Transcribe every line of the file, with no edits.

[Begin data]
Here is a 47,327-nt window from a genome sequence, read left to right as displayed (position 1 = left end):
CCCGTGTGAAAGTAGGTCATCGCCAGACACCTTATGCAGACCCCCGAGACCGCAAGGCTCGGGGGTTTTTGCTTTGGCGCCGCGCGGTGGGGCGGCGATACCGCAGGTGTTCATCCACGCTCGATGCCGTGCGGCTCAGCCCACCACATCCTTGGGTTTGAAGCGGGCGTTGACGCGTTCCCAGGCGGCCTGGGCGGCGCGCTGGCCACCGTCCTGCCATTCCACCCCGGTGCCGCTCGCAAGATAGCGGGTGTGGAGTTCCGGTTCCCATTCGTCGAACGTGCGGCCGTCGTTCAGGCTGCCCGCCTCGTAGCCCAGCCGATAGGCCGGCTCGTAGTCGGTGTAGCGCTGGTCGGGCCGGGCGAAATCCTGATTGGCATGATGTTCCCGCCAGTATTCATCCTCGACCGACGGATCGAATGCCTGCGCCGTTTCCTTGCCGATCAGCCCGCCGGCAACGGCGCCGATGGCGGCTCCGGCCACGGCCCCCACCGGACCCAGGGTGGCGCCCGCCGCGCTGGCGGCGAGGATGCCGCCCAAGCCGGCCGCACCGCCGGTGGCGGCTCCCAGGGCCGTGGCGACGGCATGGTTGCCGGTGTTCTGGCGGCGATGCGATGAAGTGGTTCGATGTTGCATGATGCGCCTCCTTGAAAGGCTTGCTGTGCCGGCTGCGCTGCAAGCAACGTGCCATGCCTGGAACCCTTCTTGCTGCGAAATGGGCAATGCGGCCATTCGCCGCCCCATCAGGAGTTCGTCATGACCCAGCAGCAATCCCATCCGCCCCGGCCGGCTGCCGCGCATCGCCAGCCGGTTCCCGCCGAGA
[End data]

Here is a 47,327-nt window from a genome sequence, read left to right as displayed (position 1 = left end):
CCCGTGTGAAAGTAGGTCATCGCCAGACACCTTATGCAGACCCCCGAGACCGCAAGGCTCGGGGGTTTTTGCTTTGGCGCCGCGCGGTGGGGCGGCGATACCGCAGGTGTTCATCCACGCTCGATGCCGTGCGGCTCAGCCCACCACATCCTTGGGTTTGAAGCGGGCGTTGACGCGTTCCCAGGCGGCCTGGGCGGCGCGCTGGCCACCGTCCTGCCATTCCACCCCGGTGCCGCTCGCAAGATAGCGGGTGTGGAGTTCCGGTTCCCATTCGTCGAACGTGCGGCCGTCGTTCAGGCTGCCCGCCTCGTAGCCCAGCCGATAGGCCGGCTCGTAGTCGGTGTAGCGCTGGTCGGGCCGGGCGAAATCCTGATTGGCATGATGTTCCCGCCAGTATTCATCCTCGACCGACGGATCGAATGCCTGCGCCGTTTCCTTGCCGATCAGCCCGCCGGCAACGGCGCCGATGGCGGCTCCGGCCACGGCCCCCACCGGACCCAGGGTGGCGCCCGCCGCGCTGGCGGCGAGGATGCCGCCCAAGCCGGCCGCACCGCCGGTGGCGGCTCCCAGGGCCGTGGCGACGGCATGGTTGCCGGTGTTCTGGCGGCGATGCGATGAAGTGGTTCGATGTTGCATGATGCGCCTCCTTGAAAGGCTTGCTGTGCCGGCTGCGCTGCAAGCAACGTGCCATGCCTGGAACCCTTCTTGCTGCGAAATGGGCAATGCGGCCATTCGCCGCCCCATCAGGAGTTCGTCATGACCCAGCAGCAATCCCATCCGCCCCGGCCGGCTGCCGCGCATCGCCAGCCGGTTCCCGCCGAGA